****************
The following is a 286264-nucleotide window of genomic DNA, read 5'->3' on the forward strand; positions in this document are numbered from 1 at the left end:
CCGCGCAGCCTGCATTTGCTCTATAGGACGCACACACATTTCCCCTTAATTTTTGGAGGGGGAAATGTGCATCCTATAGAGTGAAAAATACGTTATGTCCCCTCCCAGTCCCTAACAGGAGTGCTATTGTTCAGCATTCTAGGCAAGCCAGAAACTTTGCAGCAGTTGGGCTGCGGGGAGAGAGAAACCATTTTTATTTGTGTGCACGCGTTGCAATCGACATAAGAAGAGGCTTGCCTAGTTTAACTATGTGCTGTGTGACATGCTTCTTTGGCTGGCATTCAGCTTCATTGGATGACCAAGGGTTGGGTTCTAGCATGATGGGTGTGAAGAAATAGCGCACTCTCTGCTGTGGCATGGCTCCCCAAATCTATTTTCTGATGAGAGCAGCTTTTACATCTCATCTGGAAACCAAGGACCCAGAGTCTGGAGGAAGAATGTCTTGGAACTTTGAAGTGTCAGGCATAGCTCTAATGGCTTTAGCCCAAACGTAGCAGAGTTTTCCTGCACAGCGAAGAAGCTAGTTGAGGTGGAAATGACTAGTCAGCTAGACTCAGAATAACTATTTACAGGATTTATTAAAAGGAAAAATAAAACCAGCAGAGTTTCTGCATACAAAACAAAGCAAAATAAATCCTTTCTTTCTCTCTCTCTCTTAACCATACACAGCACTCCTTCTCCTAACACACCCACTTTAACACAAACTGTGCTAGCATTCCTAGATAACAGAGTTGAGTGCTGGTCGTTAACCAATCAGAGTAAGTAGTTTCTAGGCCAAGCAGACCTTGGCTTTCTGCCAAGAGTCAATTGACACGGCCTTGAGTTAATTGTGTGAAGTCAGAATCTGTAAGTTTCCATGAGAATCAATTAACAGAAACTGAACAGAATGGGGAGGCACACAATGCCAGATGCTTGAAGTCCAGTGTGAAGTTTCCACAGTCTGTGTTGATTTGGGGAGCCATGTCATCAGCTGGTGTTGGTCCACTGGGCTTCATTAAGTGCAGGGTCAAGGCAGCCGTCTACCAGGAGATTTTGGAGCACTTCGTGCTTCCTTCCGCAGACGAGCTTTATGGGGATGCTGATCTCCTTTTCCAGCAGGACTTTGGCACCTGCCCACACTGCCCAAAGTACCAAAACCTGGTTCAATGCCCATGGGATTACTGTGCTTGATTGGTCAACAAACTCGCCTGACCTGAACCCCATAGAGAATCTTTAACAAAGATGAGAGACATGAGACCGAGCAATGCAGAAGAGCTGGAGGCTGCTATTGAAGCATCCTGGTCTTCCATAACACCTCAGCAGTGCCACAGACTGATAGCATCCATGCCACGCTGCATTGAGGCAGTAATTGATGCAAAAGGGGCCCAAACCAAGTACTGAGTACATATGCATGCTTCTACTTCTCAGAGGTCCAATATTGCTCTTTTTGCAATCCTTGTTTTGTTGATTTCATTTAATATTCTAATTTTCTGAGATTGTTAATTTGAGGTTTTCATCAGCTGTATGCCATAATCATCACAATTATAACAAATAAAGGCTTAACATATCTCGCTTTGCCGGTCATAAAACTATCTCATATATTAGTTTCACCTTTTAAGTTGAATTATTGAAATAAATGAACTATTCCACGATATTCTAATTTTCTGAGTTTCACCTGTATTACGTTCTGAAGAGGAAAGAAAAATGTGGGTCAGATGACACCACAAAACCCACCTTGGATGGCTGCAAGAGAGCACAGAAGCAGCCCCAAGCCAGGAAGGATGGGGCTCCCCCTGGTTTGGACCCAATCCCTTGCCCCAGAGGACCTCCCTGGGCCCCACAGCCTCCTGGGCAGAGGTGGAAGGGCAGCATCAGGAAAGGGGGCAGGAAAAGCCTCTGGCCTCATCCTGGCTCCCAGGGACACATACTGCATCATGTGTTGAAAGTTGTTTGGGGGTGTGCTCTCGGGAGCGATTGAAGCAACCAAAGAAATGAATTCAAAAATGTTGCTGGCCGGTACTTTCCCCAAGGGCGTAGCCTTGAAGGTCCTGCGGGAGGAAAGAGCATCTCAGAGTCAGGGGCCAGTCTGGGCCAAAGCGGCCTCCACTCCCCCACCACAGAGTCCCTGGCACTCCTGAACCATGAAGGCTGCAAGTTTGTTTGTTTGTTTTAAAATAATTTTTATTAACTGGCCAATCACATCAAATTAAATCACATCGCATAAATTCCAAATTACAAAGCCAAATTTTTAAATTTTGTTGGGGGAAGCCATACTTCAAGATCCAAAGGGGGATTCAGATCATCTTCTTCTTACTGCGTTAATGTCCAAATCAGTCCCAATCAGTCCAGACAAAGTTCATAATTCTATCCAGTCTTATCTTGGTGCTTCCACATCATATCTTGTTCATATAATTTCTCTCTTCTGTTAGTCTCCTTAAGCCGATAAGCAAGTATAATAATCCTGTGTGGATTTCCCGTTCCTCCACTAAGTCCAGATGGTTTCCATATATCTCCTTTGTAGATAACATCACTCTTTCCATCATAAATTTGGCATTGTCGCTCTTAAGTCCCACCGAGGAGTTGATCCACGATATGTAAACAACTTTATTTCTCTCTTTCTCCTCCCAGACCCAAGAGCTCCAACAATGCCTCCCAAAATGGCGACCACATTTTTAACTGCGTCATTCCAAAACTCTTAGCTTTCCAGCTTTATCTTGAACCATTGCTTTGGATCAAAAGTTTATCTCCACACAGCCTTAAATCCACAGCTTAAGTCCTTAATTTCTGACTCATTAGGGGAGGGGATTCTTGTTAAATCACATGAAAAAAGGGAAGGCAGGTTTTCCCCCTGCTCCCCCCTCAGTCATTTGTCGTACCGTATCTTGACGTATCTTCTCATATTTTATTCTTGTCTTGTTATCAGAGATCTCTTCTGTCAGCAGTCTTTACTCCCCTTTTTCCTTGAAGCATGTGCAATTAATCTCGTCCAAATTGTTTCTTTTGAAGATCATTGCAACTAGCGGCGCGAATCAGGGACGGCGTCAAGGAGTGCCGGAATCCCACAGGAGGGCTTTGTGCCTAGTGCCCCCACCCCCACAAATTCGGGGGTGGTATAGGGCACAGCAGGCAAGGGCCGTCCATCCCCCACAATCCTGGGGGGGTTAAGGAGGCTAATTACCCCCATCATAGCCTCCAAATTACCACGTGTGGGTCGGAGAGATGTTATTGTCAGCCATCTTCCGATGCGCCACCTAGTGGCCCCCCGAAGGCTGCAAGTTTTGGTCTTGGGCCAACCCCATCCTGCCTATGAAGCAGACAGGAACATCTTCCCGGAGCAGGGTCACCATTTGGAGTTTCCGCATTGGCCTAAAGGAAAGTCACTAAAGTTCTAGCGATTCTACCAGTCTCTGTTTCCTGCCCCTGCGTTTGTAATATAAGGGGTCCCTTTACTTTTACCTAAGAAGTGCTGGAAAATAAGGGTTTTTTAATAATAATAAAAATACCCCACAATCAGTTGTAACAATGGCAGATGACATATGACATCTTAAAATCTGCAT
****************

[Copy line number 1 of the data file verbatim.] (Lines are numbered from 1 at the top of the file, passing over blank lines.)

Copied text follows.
The following is a 286264-nucleotide window of genomic DNA, read 5'->3' on the forward strand; positions in this document are numbered from 1 at the left end: